Along with the option for straight or cranked stylus configurations (the latter is shown here), the SFP1’s passive C axis and the infinite positioning of the Revo head enable users to orient the diamond-tipped stylus to virtually any angle.
Although moving parts requires additional labor and introduces potential for error, many aerospace and automotive manufacturers have no other option for verifying surface finish. The CMMs these manufacturers often employ for dimensional measurement would require additional axes of motion and increased resolution to employ a pointed stylus small enough to measure peaks and valleys measured by the nanometer.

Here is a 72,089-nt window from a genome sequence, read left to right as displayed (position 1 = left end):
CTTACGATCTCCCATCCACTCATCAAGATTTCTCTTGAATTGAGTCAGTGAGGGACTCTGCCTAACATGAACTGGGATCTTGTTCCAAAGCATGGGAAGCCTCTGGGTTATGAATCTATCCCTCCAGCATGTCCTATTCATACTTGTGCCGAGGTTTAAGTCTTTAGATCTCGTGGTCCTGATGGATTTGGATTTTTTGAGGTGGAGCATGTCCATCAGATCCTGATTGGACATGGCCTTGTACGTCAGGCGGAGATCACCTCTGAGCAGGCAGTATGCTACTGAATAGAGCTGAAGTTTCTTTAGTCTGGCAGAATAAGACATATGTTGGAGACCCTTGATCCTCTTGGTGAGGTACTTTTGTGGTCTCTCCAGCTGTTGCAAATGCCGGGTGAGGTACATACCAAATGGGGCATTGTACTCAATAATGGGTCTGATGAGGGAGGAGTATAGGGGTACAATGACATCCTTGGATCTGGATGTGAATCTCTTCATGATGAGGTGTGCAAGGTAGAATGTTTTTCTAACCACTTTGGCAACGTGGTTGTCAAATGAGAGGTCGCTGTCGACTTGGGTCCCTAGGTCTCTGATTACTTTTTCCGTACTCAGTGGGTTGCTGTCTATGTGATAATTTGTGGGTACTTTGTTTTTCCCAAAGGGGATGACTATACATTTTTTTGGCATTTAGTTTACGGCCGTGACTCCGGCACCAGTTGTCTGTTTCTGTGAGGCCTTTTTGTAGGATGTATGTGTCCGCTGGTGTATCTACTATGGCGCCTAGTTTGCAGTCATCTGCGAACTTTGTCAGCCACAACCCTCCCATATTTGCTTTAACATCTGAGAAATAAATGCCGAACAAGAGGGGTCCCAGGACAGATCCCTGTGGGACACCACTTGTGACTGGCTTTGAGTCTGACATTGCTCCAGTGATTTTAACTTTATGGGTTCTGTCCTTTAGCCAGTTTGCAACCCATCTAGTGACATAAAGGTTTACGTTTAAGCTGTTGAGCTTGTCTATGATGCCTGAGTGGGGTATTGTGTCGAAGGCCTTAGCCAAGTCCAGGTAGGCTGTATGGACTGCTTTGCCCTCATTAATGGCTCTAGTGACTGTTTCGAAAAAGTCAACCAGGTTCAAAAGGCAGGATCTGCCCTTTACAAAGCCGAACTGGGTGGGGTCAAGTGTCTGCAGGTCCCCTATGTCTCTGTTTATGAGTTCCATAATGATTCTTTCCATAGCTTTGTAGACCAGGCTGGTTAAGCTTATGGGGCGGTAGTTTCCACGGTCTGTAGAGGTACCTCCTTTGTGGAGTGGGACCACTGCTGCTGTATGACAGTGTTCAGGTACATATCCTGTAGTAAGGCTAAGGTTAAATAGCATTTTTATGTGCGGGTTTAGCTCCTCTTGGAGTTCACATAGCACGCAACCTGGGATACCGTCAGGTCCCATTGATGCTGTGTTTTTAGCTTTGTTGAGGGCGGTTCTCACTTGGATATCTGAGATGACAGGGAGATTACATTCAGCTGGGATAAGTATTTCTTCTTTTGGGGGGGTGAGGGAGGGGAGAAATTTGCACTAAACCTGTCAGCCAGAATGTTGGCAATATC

Renishaw says the SFP1 probe option for its Revo measuring head alleviates both issues, thereby enabling manufacturers to avoid relying on dedicated machinery or hand-held gages for finish measurements. The five-axis Revo interfaces with an additional, passive axis on the probe itself to facilitate the necessary motion, while laser tip-sensing technology provides the required level of precision.blog comments powered by Disqus